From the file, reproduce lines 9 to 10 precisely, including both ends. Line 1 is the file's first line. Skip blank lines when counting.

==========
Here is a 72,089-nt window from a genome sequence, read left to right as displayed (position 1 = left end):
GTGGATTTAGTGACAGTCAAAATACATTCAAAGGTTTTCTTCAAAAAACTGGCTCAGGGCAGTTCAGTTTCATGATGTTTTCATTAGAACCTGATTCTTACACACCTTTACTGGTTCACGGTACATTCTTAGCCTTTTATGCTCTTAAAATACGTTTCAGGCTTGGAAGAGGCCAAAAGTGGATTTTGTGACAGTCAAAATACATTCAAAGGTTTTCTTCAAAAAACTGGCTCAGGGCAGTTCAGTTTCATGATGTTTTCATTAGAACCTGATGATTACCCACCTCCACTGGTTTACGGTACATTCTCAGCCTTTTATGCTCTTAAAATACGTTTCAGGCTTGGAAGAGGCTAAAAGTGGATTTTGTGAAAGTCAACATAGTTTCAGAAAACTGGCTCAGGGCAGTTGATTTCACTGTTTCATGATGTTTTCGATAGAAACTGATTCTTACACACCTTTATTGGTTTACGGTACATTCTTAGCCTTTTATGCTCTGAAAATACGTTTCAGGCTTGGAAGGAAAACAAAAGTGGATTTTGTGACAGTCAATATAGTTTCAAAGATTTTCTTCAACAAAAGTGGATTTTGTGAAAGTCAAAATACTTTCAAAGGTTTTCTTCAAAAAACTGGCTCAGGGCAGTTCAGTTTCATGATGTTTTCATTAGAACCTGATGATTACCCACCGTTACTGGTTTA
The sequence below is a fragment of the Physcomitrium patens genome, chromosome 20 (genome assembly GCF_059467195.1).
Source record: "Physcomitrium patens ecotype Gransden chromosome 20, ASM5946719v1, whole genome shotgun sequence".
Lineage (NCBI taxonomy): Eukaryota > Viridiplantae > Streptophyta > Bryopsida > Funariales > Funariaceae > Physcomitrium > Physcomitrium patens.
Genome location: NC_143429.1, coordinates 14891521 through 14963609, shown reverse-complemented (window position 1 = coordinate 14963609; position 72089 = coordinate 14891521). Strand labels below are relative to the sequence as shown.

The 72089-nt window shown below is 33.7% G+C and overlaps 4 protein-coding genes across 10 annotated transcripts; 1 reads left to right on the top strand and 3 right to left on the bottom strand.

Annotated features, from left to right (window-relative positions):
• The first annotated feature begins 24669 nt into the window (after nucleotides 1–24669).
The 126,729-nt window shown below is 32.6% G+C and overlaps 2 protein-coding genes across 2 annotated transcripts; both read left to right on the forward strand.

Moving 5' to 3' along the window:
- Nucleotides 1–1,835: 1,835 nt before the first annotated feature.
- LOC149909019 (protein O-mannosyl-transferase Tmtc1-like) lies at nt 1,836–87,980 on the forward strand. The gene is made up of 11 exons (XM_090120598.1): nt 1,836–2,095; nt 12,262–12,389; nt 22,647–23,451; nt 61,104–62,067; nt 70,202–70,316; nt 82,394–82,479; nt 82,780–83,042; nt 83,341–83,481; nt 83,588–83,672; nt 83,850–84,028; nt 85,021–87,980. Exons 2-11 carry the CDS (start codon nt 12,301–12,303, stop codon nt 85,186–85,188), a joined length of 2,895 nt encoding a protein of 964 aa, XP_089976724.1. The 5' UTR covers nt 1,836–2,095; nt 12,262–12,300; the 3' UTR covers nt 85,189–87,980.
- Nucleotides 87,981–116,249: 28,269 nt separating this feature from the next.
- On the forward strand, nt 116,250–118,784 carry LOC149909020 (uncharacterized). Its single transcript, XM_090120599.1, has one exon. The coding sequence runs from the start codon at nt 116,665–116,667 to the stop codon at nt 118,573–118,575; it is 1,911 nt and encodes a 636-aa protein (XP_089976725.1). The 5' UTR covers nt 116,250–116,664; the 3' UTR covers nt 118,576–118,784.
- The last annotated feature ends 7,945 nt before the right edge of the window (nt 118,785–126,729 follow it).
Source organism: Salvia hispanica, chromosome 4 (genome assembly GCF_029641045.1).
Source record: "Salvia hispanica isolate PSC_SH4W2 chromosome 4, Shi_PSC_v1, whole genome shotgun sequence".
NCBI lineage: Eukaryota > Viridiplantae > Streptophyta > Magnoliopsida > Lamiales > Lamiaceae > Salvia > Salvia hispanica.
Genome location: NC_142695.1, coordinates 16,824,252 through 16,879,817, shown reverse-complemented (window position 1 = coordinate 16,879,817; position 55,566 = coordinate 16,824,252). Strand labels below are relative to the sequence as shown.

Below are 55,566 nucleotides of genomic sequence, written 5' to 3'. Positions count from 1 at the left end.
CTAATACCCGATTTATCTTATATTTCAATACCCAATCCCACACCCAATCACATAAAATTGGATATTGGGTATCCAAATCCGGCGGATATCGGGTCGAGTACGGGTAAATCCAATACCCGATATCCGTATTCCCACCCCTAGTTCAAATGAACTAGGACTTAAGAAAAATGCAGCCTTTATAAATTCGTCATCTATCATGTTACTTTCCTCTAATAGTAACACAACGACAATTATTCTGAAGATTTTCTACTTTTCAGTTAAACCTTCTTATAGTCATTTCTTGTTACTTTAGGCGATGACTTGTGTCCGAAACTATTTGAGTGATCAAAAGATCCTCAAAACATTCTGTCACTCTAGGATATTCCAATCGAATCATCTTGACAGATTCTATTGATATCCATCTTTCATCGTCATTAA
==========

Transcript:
• The first annotated feature begins 24669 nt into the window (after nucleotides 1–24669).
The 126,729-nt window shown below is 32.6% G+C and overlaps 2 protein-coding genes across 2 annotated transcripts; both read left to right on the forward strand.